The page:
The Perth-Lowell Telescope Dome 1968-1971

You may recall from the last instalment, that Polish WWII survivor Tadeusz Andrzejaczek and family, had arrived in Australia from England in the mid-1950s as “ten-pound-tourists”. Andrzejaczek was a qualified architect on arrival and eventually settled in Perth to begin a long career with the then Public Works Department of WA (PWD).

Also, by 1969 NASA’s International Planetary Patrol Program (IPPP) was collecting observations ahead of launching two Viking landers to Mars and the PO was one of eight telescopes around the globe, enabling observation hand-offs that ensured ‘round the clock’ data collection.

Director of the Planetary Research Centre at the LO, W. Baum, successfully wooed the PO Government Astronomer (Bertram ‘John’ Harris) from mid-1968, and eventually, the PO was the proud possessor of a brand new 24″ Cassegrain reflector.

John Harris was no slouch. Born 1925 in Sussex, England in a tranquil, green southeast corner of England, his young life was quite different to Andrzejaczek. Harris attended the Royal Grammar School of King Edward VI in Guildford. He played rugby, cricket and chess. He won a Magnus mathematics prize, took part in debating and graduated in 1941. By age 21 he had served three years in the Royal Navy and had become employed by the Royal Greenwich Observatory. He completed a science degree, and by 1956 was Experimental Officer at the Greenwich Observatory and had married a civil servant in a neighbouring county parish church. He accepted the post of Assistant to the PO Government Astronomer in 1957 and succeeded him in the job in 1963. The next decade would see both men in the prime of their careers before Harris passes away in 1974 and Andrzejaczek in 1987.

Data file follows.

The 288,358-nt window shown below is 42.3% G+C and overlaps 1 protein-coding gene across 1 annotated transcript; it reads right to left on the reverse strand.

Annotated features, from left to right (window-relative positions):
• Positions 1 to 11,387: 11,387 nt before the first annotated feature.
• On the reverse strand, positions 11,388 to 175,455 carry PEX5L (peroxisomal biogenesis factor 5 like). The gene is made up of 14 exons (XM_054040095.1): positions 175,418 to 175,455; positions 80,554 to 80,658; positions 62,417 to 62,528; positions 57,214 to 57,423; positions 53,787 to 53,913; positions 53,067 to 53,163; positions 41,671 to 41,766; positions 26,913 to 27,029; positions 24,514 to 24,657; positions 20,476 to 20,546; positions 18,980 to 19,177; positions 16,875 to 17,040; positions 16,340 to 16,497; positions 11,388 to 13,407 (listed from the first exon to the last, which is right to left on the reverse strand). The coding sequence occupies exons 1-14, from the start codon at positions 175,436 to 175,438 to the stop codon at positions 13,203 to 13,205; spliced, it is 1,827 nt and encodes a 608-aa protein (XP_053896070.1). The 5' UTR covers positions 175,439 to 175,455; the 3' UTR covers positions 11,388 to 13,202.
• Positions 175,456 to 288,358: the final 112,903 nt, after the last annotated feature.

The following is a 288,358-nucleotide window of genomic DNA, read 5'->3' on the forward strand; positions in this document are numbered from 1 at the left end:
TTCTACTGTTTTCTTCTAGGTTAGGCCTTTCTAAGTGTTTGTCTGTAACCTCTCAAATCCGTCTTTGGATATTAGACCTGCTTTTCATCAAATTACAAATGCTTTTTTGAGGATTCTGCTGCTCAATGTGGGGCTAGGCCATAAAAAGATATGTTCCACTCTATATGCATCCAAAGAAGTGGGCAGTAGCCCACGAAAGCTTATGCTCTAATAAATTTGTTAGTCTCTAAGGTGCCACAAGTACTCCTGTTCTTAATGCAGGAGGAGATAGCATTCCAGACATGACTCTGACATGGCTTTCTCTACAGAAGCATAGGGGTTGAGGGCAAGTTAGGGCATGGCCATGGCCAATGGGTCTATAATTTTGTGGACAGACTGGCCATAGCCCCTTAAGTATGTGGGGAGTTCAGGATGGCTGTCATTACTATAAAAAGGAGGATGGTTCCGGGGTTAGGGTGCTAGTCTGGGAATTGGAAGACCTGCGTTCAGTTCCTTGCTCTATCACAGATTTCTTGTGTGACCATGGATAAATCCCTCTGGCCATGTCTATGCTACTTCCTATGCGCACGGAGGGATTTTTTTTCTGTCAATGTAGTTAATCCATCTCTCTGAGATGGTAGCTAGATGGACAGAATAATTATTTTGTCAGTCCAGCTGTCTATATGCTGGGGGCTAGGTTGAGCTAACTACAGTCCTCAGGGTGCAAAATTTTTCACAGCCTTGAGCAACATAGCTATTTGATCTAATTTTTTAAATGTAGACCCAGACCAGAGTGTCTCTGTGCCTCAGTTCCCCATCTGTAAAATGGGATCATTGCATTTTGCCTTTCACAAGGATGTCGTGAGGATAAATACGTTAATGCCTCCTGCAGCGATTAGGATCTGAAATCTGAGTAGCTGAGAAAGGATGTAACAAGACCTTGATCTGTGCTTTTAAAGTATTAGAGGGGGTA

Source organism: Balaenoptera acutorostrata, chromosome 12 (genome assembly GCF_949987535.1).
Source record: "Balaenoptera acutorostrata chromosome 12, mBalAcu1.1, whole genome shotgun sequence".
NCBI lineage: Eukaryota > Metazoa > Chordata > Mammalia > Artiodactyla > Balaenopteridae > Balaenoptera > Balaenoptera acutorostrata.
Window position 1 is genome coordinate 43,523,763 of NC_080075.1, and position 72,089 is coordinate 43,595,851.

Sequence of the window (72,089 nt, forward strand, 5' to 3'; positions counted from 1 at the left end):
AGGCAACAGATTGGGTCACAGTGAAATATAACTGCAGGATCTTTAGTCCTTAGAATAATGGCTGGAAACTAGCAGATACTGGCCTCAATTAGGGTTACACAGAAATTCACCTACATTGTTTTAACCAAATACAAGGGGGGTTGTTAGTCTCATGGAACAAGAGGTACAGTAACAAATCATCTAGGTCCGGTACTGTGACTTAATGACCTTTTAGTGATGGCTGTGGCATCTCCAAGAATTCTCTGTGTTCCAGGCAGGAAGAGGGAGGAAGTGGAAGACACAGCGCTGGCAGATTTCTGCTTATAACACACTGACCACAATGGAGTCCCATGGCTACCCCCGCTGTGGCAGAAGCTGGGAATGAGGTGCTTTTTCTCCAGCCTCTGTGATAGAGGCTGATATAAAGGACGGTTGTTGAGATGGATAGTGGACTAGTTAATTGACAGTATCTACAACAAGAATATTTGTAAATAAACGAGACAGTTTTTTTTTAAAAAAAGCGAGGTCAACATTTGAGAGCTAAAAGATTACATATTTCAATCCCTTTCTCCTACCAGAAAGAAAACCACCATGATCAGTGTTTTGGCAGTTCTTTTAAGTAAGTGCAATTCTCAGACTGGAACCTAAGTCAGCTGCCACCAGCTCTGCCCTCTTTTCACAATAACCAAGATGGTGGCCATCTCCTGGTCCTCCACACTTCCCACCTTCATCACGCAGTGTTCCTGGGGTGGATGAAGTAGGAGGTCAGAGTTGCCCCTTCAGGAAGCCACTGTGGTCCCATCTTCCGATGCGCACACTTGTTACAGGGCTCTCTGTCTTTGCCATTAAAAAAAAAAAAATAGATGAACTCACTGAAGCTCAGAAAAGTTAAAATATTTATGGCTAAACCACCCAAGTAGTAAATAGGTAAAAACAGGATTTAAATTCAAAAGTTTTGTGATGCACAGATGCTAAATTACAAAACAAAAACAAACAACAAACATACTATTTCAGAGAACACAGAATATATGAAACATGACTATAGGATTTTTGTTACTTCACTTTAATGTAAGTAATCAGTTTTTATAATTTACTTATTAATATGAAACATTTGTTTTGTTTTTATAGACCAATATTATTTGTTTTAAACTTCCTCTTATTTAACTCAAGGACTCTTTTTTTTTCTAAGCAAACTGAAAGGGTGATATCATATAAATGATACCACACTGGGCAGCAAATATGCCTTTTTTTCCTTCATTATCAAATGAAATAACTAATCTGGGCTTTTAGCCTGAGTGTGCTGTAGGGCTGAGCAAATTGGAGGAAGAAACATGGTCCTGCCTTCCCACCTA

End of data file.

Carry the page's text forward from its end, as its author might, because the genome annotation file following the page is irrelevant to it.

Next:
Andrzejaczek was variously described as “a dreamer and an idealist” who would not “compromise on deeply felt principles”. According to his son, however, he was “very energetically driven to complete his projects”, was “very pragmatic” and “believed anything was possible”. He was Project Architect for the Perth Cultural Centre in a post-International, Brutalist style, as well as the Kalgoorlie Courthouse, (Stripped Classical) and Perth’s Anzac House. His son said he was “absolutely fascinated” with La Grande Arche de la Défense that was being built in Paris during the last few years of Andrzejaczek’s life. The architect for La Grande Arche, the Dane Johan Otto von Spreckelsen was a contemporary of Andrzejaczek who used strong geometric shapes. Andrzejaczek would have definitely known about Spreckelsen’s work because, as his son repeated, he was “very much in touch with what was going on around him in the world” often taking holidays to Europe and spending much time visiting
and photographing buildings of interest to him, sometimes at the expense of including family in the pictures.

Some of you will know of Johannes Kepler’s tract in the ‘Six-cornered Snowflake’ that reveals a repeated fascination with the Divine Proportion, otherwise known as the Golden Rectangle. If a rectangle with length b and width c has:

a/b = b/c = 1.618 if a = b + c